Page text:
David Sierra Orozco, 31, a Mexican national and recent resident of Georgia, was sentenced today to 144 months in prison for possessing child pornography. A federal jury found Orozco guilty of the charge on March 23, 2021, following a two-day trial.
According to court records and evidence presented at trial, on July 25, 2017, members of the Harnett County Sheriff’s Office were observing traffic outside of Dunn city limits, when they spotted a Lexus whose registered owner had an expired license. They followed the Lexus, and after observing it twice drift across the center lane, conducted a traffic stop.
The driver identified himself as Orozco and presented a Mexican consular ID but no valid driver’s license. Officers noticed that Orozco appeared extremely nervous—he was sweating profusely despite the air conditioner on high and was shaking uncontrollably. They also noticed tool marks on the car’s instrument panel and that the cover was not flush with the dashboard. Recognizing this as signs of a possible hidden “trap” in the dashboard, officers called for a K-9 deputy. As the traffic stop proceeded, Orozco consented to a search, and the K-9 arrived and alerted to the car. Within a trap in the dashboard, officers found $111,252 in cash, wrapped in blocks within grocery bags.
While being processed into the Harnett County Jail on a charge of driving without a license, Orozco was searched. A folded up $100 bill was removed from his pocket, and as law enforcement unfolded it, several MicroSD memory cards fell out. Orozco lunged for the floor, picked up what appeared to be two memory cards, and put them in his mouth. Officers recovered one chewed half of a memory card from his mouth and three intact cards from the floor.
Law enforcement obtained a search warrant based on possible narcotics trafficking. But upon opening the first MicroSD memory card, they spotted what appeared to be child sexual abuse material, commonly referred to as child pornography. After securing a second search warrant, a full forensic review uncovered over 261 videos and 2 images of child pornography on one MicroSD memory card, another 14 videos on a second memory card, and 5 child pornography thumbnails on the defendant’s smart phone. Most files depicted children under 12 years of age.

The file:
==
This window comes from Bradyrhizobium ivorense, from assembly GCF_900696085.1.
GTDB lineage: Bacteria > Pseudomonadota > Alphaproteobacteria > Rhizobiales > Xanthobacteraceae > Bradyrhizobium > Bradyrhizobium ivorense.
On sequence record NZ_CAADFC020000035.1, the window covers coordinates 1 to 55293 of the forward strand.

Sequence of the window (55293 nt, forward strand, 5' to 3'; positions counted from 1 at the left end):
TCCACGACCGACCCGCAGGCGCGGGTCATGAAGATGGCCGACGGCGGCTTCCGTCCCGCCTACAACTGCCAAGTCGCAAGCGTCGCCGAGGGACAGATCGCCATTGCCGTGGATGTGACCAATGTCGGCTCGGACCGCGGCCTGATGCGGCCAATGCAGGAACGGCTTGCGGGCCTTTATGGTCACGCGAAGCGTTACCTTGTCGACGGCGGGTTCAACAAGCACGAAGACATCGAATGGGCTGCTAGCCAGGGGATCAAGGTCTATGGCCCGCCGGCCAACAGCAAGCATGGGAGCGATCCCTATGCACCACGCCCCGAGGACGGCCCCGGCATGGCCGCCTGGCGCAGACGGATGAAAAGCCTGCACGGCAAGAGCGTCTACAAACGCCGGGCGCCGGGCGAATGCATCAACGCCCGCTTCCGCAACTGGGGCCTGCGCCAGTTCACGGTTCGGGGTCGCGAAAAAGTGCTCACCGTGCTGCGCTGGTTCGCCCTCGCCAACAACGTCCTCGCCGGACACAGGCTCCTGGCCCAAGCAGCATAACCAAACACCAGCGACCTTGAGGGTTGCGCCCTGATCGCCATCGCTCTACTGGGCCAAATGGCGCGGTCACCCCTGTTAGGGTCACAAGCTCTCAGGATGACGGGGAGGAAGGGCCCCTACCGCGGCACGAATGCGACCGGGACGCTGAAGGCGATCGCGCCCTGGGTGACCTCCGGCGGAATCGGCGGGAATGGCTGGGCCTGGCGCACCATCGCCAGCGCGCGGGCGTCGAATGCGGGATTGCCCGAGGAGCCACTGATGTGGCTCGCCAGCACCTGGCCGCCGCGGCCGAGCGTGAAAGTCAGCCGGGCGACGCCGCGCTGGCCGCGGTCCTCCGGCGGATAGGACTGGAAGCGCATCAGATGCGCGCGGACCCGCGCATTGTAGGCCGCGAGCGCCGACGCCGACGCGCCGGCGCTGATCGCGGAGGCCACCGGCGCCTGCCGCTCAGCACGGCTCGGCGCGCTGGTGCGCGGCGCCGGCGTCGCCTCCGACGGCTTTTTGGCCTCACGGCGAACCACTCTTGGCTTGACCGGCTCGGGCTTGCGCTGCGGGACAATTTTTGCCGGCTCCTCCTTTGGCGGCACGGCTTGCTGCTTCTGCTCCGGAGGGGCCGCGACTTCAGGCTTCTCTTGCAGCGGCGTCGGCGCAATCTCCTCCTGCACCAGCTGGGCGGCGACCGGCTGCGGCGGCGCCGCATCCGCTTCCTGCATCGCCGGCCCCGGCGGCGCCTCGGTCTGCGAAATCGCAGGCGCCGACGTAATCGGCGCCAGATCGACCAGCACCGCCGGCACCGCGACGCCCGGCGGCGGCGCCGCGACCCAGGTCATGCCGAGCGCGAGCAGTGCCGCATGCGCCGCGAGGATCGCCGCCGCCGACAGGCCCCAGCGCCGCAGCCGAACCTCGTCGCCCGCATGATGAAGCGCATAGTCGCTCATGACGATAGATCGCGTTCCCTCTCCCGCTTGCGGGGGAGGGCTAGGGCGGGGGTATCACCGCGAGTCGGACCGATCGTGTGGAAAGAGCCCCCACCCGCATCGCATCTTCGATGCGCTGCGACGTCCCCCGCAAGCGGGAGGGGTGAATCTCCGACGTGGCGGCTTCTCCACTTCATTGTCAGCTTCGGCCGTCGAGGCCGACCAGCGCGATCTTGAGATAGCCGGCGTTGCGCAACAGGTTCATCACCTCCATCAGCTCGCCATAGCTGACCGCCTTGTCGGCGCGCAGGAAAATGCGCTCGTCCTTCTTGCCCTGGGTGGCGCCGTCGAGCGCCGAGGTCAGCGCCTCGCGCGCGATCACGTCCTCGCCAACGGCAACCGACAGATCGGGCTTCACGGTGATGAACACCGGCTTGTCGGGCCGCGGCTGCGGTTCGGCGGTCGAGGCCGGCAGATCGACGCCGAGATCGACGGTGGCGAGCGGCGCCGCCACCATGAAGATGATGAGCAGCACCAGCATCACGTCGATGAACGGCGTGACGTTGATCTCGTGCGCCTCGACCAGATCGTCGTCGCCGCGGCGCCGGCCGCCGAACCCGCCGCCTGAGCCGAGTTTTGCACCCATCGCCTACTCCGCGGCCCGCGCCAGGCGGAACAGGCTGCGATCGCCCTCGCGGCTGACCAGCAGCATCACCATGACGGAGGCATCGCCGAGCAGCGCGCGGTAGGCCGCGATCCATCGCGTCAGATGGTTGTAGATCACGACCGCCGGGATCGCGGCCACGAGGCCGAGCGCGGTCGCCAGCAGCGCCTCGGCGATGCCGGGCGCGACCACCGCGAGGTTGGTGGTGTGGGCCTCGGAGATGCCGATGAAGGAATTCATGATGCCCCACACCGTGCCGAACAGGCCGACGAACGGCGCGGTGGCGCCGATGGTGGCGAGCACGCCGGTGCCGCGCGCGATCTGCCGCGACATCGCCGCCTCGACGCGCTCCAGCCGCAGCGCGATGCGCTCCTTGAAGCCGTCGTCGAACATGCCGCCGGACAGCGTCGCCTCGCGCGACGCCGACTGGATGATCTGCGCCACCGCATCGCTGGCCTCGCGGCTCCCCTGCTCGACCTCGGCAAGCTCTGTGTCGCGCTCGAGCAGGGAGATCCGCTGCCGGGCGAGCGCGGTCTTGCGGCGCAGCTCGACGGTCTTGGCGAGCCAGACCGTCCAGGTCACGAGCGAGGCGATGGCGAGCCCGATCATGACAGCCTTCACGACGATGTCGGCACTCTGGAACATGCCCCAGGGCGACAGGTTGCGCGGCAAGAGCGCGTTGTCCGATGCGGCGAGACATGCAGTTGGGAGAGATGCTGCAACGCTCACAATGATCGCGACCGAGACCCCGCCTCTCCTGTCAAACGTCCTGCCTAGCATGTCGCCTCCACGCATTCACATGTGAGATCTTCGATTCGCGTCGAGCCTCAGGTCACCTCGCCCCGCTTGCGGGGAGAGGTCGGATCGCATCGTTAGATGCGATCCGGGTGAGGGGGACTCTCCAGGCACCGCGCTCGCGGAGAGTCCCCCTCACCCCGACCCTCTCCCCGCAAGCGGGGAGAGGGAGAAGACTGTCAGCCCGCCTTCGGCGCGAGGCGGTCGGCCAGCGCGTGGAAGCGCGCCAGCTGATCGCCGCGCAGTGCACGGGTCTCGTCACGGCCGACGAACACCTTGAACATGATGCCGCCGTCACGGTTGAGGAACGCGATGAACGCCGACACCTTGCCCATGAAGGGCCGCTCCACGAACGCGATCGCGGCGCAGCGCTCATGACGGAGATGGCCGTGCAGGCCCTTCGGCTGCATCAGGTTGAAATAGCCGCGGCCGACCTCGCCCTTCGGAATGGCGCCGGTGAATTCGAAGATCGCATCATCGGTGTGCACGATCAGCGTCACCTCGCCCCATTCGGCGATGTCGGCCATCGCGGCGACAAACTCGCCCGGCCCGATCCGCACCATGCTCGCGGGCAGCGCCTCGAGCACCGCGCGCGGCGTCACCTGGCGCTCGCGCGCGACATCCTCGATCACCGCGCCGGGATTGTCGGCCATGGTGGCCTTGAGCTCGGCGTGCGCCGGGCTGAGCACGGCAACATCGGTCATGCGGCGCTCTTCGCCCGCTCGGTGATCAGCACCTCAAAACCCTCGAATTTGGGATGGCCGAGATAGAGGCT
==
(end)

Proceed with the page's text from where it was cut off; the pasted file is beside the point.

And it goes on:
Along with the child pornography, the forensic examiner found files linking the devices to Orozco. Two of the memory cards and the cell phone contained photographs that Orozco had taken of himself. The other card contained a photo of a car that an officer confirmed was the same make, model, and color as the Lexus that Orozco had been driving. Forensics further showed that Orozco had taken and sent one of the photos of himself using the same mobile application that had been used to collect the child pornography.
“Those who exploit children over the internet cannot hide behind their computers and phones. As this prosecution demonstrates, we will work tirelessly with both our federal and state law enforcement partners to ensure that these offenders answer for their crimes,” stated G. Norman Acker, III, Acting U.S. Attorney for the Eastern District of North Carolina.
“Orozco thought he could hide his crimes by swallowing a memory card, but he will find it tougher to swallow the fact that he will now be held accountable for his predatory behavior,” said Special Agent in Charge Special Agent in Charge Ronnie Martinez, who oversees Homeland Security Investigations (HSI) operations in North Carolina and South Carolina. “Protecting our most vulnerable populations from exploitation is one of our most important and impactful missions.”
Acting U.S. Attorney Acker made the announcement after sentencing by U.S. District Judge James C. Dever III. The Harnett County Sheriff’s Office and Department of Homeland Security conducted the investigation. Assistant U.S. Attorney Jake D. Pugh prosecuted the case.
This case was part of the Project Safe Childhood initiative, a national program aimed at ensuring that criminals exploiting children are effectively prosecuted by making full use of all available law enforcement resources at every level. For more information about this important national project, Project Safe Childhood, go to www.projectsafechildhood.gov.
Related court documents and information can be found on the website of the U.S. District Court for the Eastern District of North Carolina or on PACER by searching for Case No. 5:19-cr-00095-D.